“If you’re going to the theater, you go to Tony’s, ” said Dreni Kyqykaliu, the restaurant’s general manager. Those en route to a Broadway show are a good portion of their clientele, nearby office workers make up the lunch rush, and tourists pop in during breaks between sightseeing. “The blessing of being in Times Square is having all these groups come in. ”Anyone who has visited Tony’s will be familiar with their signature, massive portions of food that are meant to be shared family-style. This adherence to simple but hearty cooking is a trademark of the people that started Tony’s: the Wetansons. (They founded the now-dissolved 1950s burger chain, Wetson’s, which later merged with iconic hot dog vendor, Nathan’s Famous. ) Four generations of Wetansons have run this network of casual dining establishments that also includes Dallas BBQ. Unlike other large companies, however, Greg Wetanson, his father, Herb, and his son, Stuart, remain closely involved in the day-to-day operations and run things as a family business. Thanks to this amiable atmosphere, “Most of the management and the chefs have been here for twenty plus years, ” said Dreni, who joined Tony’s shortly after it opened in the 1990s.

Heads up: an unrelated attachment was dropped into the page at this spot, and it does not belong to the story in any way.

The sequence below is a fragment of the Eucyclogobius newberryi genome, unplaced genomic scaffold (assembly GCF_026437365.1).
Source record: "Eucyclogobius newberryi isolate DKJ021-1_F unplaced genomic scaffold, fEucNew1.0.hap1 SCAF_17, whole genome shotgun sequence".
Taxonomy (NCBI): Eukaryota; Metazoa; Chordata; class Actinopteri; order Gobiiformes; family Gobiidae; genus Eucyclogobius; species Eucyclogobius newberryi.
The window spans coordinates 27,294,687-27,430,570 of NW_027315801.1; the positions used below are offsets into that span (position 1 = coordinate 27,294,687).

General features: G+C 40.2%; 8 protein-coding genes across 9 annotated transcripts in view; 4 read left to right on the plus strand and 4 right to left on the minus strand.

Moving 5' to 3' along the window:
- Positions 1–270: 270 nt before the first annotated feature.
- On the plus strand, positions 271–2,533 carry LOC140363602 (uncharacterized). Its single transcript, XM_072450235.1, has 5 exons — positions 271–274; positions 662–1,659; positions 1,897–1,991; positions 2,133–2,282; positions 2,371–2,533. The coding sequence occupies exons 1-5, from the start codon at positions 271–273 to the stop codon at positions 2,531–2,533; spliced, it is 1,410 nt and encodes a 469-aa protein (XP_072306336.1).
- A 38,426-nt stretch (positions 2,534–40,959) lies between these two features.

When the City of New York acquired this lot to house Engine 65 in 1895, clubs and residents around the area feared it would disturb the peace. Having calls since their very first night on the job, and as the first responder to Times Square, it became clear that the service was needed and soon became wildly appreciated. One of the firemen, Chris, told me this was something he had always wanted to do. “I love the camaraderie between the guys, ” he said, a theme that seems to reoccur throughout all Manhattan fire stations.